US-ASEAN engagement under President Biden has faced some impediments. As previously mentioned, President Biden postponed a meeting intended to demonstrate “the United States’ enduring commitment” to the group from the end of March to May.[^46] Regardless of the administration’s near-perfect attendance record at the most significant annual summits, Jonathan Stromseth of the Brookings Institute summarised that the substance of US-ASEAN relations still faces “a convergence of unrealistic expectations, with both sides wanting what the other is incapable of delivering.”[^47] Nonetheless, if this first test of US commitment to cooperation is their willingness to show up, the Biden administration has performed admirably.
The annual meetings of APEC, ASEAN, the East Asia Summit and the US-Mekong Partnership form the bedrock of US regional multilateralism. Missing these summits has proven to have significant, if short-term, implications for perceptions of the United States. As Singaporean Prime Minister Lee Hsien Loong stated after President Obama missed the 2013 summit meetings, “we prefer a US president who is able to travel to fulfill his international duties to one who is preoccupied with domestic issues."[^48]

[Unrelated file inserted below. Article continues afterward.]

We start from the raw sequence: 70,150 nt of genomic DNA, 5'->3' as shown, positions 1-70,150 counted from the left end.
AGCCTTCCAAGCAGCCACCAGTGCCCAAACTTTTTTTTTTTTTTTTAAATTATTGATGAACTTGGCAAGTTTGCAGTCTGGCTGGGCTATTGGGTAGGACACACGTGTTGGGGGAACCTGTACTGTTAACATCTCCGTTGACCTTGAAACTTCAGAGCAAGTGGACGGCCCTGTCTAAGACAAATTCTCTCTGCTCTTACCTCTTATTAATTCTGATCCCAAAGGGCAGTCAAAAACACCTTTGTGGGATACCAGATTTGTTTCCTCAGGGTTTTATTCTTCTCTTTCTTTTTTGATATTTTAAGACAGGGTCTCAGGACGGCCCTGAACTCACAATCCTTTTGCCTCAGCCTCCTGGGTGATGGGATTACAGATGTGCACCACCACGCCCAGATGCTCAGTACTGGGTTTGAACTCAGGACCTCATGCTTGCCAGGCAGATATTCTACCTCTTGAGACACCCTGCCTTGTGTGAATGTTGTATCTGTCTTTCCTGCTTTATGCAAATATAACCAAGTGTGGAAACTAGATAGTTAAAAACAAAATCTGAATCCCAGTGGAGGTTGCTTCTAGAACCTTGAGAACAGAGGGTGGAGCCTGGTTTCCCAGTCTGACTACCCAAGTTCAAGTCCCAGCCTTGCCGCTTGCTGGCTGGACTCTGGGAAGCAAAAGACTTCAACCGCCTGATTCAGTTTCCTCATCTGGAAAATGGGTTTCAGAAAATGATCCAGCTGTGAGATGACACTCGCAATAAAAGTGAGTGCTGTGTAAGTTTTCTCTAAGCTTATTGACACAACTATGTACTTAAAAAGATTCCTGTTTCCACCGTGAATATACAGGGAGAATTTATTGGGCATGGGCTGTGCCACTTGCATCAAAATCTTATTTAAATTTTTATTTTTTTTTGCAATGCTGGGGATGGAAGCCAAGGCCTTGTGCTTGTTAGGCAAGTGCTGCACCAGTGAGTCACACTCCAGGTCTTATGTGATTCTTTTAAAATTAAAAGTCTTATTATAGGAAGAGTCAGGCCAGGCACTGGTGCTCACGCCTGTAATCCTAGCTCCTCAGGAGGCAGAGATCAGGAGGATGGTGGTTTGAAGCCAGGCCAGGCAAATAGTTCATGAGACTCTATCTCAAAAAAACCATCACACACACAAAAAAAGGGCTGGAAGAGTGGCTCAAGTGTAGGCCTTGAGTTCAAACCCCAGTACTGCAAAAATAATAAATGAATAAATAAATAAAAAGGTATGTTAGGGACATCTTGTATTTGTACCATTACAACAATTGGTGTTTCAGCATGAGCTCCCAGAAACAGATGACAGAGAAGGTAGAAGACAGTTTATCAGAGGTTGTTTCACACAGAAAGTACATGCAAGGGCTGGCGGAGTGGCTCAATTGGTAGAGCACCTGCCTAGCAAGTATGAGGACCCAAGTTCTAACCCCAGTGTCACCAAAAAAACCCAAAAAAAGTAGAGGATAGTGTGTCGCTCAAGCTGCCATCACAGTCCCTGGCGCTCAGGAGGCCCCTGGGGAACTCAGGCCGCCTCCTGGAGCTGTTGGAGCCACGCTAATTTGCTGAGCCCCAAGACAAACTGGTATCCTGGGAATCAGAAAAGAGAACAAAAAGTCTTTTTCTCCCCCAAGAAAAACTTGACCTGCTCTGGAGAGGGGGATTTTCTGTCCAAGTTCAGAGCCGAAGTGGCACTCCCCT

In their first 18 months in office, President Biden, Secretary Blinken and Secretary Austin have missed no major annual meeting. Just as the administration sustained a high-profile and regularly remarked-upon presence at key summits in Europe, including the G7, NATO and EU meetings, these key officials were careful to attend summits with Indo-Pacific groupings. The administration has also dispatched representatives of various levels to attend an array of additional meetings, including India’s Raisina Dialogue and the Pacific Islands Conference of Leaders. Taken together, the Biden administration has a better record for regional summit attendance than either of its predecessors.
Figure 4.2. Summit attendance in the Indo-Pacific from 2013 to the present [^49]
President Obama and his senior appointees made every effort to attend regional meetings. However, a government shutdown in 2013 coincided with the Indo-Pacific summit season, rendering President Obama unavailable for the duration. President Trump became notorious for his disinterest in multilateralism. After his first year in office, President Trump continually refrained from attending the US-ASEAN Summit and the East Asia Summits, raising the ire of regional commentators.[^50]